Even without LGs intentional buggery, the master provided to LG in the first place was a bit... off. The US transfer, compared to all prior releases, has better (lower) contrast and roughly as much fine detail, but it also has a boosted gamma mid-range, leaving the whole film - and particularly all of those once black-hole inspired cave crawls - to look much brighter and less menacing than the more familiar colors that non-US DVDs have had the entire time. As it was the only 1080p release out there, it seemed like a small price to pay, even if the boosted contrast version is - to my eyes, at least - that much more menacing.

... why am I turned on by screaming chicks covered in gore, anyway?

Some two years after the initial US release, Australian licensor Insomnia released their own Blu-ray edition. Not only did it feature the "proper" color timing, but you didn't have to worry about getting stuck with a blurred inferior transfer either; deliciously grainy AVC encoding, all the way. Best of all, while the special features were in standard definition PAL - meaning US players wouldn't be able to properly handle them - the film itself was 1080p24, and thus friendly with everybody's favorite North American media box, the PS3. Huzzahs were in order!

...but something's gone horribly wrong.

As of the recent 2.74 PS3 firmware update, Blu-ray discs are pre-scanned by the system. Even if the disc is region free, and all of the menus and main feature are all computable US framerates, is ANY content on the disc is stored at PAL framerates - even just some trailers hidden away in the special features menu - the disc will no longer play. You get an error message, and that's the end of it. It used to be you'd get an error message for trying to access these 50hz goodies directly, and THAT would shut the system down, but it never used to prevent you from accessing the non-PAL framerate content.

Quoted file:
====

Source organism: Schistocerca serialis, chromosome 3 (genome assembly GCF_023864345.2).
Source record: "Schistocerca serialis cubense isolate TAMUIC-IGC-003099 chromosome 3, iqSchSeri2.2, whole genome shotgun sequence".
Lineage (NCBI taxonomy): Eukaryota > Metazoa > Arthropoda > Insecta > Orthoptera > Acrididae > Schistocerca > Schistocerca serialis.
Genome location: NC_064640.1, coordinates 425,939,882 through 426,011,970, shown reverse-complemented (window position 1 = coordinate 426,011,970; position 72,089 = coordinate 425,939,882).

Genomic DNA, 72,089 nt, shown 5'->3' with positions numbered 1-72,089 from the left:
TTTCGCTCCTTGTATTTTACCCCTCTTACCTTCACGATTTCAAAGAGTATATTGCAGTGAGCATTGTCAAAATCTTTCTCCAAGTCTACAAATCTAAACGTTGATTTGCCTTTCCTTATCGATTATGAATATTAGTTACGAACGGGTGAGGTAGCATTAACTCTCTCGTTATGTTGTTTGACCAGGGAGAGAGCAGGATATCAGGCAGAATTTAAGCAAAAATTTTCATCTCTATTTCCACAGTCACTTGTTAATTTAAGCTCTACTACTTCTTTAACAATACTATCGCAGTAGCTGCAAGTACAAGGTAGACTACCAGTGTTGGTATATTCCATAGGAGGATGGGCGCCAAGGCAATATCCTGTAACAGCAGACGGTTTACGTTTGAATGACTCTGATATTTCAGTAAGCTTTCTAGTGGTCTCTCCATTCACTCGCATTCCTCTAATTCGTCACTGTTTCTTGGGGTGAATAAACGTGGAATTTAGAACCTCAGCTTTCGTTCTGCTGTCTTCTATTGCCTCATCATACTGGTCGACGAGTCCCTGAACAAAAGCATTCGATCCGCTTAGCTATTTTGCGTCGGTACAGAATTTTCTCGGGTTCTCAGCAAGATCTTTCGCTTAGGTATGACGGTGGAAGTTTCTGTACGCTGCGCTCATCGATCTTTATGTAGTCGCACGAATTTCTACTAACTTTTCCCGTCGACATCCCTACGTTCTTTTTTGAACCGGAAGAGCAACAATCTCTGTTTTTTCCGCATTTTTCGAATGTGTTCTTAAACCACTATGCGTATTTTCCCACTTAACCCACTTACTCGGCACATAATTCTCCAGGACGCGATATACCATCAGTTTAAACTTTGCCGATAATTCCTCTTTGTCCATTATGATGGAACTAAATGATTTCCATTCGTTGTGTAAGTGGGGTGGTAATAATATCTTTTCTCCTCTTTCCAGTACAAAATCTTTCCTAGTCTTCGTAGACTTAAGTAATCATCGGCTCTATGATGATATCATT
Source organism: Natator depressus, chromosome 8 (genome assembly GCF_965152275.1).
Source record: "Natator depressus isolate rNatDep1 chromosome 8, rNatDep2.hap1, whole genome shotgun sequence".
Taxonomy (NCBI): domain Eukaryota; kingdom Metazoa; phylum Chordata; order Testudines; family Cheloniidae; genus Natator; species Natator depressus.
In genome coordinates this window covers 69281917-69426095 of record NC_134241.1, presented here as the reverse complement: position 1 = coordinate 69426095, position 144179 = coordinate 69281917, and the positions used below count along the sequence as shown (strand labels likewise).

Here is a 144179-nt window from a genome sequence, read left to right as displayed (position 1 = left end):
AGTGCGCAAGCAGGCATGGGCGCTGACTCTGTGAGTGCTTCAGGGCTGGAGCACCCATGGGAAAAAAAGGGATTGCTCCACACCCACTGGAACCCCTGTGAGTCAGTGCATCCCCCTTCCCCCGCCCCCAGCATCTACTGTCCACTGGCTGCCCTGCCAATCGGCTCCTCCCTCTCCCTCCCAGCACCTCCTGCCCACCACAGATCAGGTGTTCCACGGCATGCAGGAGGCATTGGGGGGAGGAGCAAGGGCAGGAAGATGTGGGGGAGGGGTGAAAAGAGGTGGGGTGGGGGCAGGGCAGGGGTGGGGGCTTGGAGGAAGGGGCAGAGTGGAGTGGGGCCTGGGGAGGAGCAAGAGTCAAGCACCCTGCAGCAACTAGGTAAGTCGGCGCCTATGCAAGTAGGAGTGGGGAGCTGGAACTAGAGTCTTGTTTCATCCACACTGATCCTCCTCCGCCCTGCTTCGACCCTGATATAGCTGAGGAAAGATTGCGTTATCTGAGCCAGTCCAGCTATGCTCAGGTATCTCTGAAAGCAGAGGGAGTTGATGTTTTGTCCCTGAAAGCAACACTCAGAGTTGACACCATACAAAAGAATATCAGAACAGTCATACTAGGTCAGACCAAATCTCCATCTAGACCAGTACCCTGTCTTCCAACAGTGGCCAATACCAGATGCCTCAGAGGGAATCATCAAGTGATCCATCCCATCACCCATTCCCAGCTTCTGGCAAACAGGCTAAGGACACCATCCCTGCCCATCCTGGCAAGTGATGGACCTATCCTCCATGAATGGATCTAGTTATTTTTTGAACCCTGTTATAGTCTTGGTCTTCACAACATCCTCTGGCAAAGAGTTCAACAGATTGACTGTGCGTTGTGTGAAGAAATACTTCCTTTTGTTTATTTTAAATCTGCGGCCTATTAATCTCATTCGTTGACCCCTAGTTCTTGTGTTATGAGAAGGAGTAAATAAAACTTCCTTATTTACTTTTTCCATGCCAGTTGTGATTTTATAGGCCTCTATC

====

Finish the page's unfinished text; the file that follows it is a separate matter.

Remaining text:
Traditional NTSC formats are 30 frames per second, but the signal is transmitted as 60 half-frames per second, and thus is measured at 60Hz, the same electrical wavelength as the US power standards. PAL is 50Hz, again, to match European transmission standards and make life that much easier. While both American and European TV systems will accept 24Hz material from 1080p Blu-ray, and any modern "HD Ready" European TV system will accept 60Hz material (be it 480i, 480p, 1080i, or 720p), American HDTVs will typically NOT accept 50Hz.

Most Blu-ray players - though clearly not the PS3 - will output a 50Hz signal, but if the monitor doesn't know what to do with it, you simply won't get a picture at all. This was a problem even back in the days of VHS, and since most Blu-ray releases store at least some of their special features in standard definition, PAL hasn't quite disappeared forever. There are also infrequent 1080i50 discs, literal "HD PAL" Blu-ray, but anyone expecting those to play on a US PS3 have their head in the sand.